• Sentencing of offenders

Once a conviction is achieved, the sentencing has gone awry, and its inconstancy has become ubiquitous throughout the Court system.

Offenders are more likely to go to jail for fraud offences, dubbed ‘white-collar crime’, particularly against the Government, than multiple aggravated burglaries or many violent offences. The ignominy of this approach to justice is the ‘white-collar’ criminals creating fiscal mayhem and then further imposing on their victim (taxpayer) to be housed in jail. This approach seriously dilutes any deterrent value.

White-collar criminals should never go to jail; money is their motivator, not liberty, but they must be required to repay their debt incurred to the victims and or the State. Having an aggressively pursued restitution sentencing arrangement will not only become a disincentive for others; the repayment may take many years, creating a better deterrent. This will provide for greater capacity within Corrections for violent criminals to be sentenced and jailed appropriately, giving, amongst other advantages, police the opportunity to feel their work in trying to keep the community safe has an impact not being undermined by the Courts.

  • Social engineering

Social engineering proponents rarely consider the unintended consequences of their fantasies because their knowledge of the issue is purely academic and often out of touch with reality. It is these fantasies that bear heavily on the police psyche, who suffer the ignominy of having the tools to maintain social order removed from them but will be criticised for inaction against disorder as a result. It is like outlawing hammers for carpenters and expecting them to build a house.

Public drunkenness – Police power to pick up drunks has been removed, but no effective alternative has been provided statewide. Drunks are people who are cognitively impaired by alcohol, drugs, or both, so asking them what they want has questionable efficacy. The promised drunk tanks and the like are so mired in red tape and conditions that they are a waste of time. The closest some of the proponents of this initiative come to drunks are at cocktail parties and never see the belligerent drunks police regularly deal with. It would do them some good having to deal with, in police historical parlance, a dirty 30; they will quickly change their views.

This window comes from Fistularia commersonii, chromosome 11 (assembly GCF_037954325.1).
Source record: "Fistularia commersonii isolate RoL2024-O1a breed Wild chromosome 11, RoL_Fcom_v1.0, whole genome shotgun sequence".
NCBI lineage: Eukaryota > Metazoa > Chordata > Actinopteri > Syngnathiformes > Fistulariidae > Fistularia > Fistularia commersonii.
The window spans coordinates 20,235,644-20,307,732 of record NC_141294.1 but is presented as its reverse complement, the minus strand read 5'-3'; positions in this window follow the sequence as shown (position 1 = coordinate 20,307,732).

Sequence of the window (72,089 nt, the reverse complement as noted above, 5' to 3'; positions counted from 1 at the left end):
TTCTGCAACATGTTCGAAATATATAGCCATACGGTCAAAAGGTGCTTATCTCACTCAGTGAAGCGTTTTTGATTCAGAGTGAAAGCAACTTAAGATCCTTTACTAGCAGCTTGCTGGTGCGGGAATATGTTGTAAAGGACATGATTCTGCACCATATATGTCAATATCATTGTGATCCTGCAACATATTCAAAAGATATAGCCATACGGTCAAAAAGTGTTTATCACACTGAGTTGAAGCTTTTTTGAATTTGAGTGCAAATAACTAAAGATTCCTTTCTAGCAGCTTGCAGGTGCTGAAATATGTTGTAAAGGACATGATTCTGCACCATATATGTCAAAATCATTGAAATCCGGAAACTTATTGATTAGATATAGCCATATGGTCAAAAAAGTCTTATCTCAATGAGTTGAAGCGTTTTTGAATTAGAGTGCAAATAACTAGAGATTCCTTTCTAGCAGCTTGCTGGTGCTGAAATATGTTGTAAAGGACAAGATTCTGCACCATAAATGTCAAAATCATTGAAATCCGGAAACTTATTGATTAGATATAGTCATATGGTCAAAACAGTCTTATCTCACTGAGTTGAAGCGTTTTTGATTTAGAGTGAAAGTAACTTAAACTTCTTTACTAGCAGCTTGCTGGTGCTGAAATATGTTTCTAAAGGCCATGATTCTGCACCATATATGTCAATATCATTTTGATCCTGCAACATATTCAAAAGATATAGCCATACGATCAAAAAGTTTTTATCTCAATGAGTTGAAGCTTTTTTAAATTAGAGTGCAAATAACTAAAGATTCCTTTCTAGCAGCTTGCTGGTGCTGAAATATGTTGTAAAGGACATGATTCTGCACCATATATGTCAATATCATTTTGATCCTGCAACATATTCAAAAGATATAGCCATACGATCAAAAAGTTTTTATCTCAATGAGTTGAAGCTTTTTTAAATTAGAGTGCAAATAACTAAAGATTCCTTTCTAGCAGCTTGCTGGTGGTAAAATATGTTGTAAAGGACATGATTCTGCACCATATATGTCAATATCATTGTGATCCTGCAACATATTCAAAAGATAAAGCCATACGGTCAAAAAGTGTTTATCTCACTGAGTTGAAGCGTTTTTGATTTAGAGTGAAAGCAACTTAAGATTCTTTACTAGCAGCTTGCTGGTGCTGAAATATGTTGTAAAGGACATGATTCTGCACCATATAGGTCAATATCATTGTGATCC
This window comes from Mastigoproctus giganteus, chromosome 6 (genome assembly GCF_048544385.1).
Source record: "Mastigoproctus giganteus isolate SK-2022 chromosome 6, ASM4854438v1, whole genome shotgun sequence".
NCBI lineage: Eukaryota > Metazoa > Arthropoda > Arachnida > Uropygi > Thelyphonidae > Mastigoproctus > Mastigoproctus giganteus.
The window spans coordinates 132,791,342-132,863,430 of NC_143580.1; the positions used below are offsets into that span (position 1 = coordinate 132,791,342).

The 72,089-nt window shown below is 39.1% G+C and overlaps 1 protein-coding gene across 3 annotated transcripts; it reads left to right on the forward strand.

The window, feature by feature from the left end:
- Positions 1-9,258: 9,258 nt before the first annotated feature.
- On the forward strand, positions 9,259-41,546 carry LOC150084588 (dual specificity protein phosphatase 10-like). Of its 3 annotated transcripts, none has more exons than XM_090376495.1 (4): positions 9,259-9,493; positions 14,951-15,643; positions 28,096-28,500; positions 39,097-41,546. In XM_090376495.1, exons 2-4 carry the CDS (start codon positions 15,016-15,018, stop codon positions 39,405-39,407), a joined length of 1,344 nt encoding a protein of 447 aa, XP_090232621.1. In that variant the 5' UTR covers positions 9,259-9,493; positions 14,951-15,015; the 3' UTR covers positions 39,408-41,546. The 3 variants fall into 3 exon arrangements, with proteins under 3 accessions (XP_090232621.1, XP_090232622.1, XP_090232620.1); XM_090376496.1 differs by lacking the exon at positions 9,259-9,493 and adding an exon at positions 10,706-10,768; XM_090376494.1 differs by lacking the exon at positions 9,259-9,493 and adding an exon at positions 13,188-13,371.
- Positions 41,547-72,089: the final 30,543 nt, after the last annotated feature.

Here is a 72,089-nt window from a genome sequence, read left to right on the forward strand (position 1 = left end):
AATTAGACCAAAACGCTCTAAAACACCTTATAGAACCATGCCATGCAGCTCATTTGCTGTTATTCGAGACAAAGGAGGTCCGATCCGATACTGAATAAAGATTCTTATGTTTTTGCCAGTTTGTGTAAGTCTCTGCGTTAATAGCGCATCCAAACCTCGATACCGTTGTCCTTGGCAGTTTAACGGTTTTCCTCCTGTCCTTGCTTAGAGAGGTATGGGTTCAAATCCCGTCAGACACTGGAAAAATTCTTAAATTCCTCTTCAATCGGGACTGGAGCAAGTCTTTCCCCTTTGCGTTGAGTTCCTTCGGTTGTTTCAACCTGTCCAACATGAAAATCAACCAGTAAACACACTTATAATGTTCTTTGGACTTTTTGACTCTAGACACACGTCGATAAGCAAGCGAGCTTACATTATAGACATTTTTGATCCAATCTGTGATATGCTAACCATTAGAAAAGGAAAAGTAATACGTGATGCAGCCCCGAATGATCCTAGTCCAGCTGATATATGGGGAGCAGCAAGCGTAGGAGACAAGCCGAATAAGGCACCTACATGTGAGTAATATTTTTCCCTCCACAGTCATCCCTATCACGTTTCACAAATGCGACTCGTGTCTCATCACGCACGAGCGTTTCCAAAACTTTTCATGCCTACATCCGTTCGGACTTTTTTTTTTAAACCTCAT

• Medically supervised injecting rooms (MSI) – How a government can fall for the spin of drug apologists is beyond comprehension. The MSI hurts the community, not only where it is located. It only tolerates a specific clientele and has no impact on helping the addicts to stop using. It does, however, facilitate wider drug use, a windfall for the drug trade. The function of the MSI was to be the vanguard in normalising drug addiction, and it forms part of the central plank of the apologist’s agenda. The normalisation of addiction, if the apologists hold sway, will inflict Melbourne in the same way the same strategy has destroyed the liveability of many international cities that have gone down this path and are now struggling to reverse the trend.
  • Raising the age of criminal accountability – This initiative will court disaster by removing any semblance of disincentives for young offenders. It will most likely increase the offending, not reduce it. Still, it is very clever as there will be no measure of success or otherwise because the privacy provisions would prohibit gathering data on children who have not been charged with an offence because of their age.

As with many social engineering initiatives, no case has been presented on how these children will be dealt with. Most will keep offending until they are old enough to be charged. The unlawful behaviour will be entrenched with little hope of effective diversion. The reality of the folly of this issue was recently highlighted when a carer was allegedly murdered by a 13-year-old in her care.

The age of her assailant does not influence how dead she is. As is often the case, there has been no thought on how Police might deal with an underage juvenile committing a violent offence as they are not old enough to be charged, let alone arrested.

It also begs the question of what happens to the Police Cautioning Program responsible for diverting hundreds of young people a year from a life of crime– young children will now presumably not receive a caution until they are over 14. For many, that is far too late. The unlawful behaviour and the adrenalin rush it creates will be entrenched in their character- the hope of correcting the behaviour is minimal at best.

  •  Domestic Violence –

This community blight has the most significant adverse impact on Police. Police are attending domestic disturbances every 9 minutes, that is over ninety thousand (90,000). A third (36.7%) of those incidents involved a person who had previously been involved in Domestic violence, which indicates the abject failure of the current system.

An expensive Royal Commission was completed in 2015 with 207 recommendations. There has been no appreciable evidence that the Commission has impacted the frequency and severity of domestic disputes in nearly a decade since the government adopted its findings. The Commission’s failure is even more dramatic when considering they have spawned a vast Domestic Violence Industry and the imposition on the police of an array of non-core tasks, making the minimum time required at each event 4 hours, but usually many more.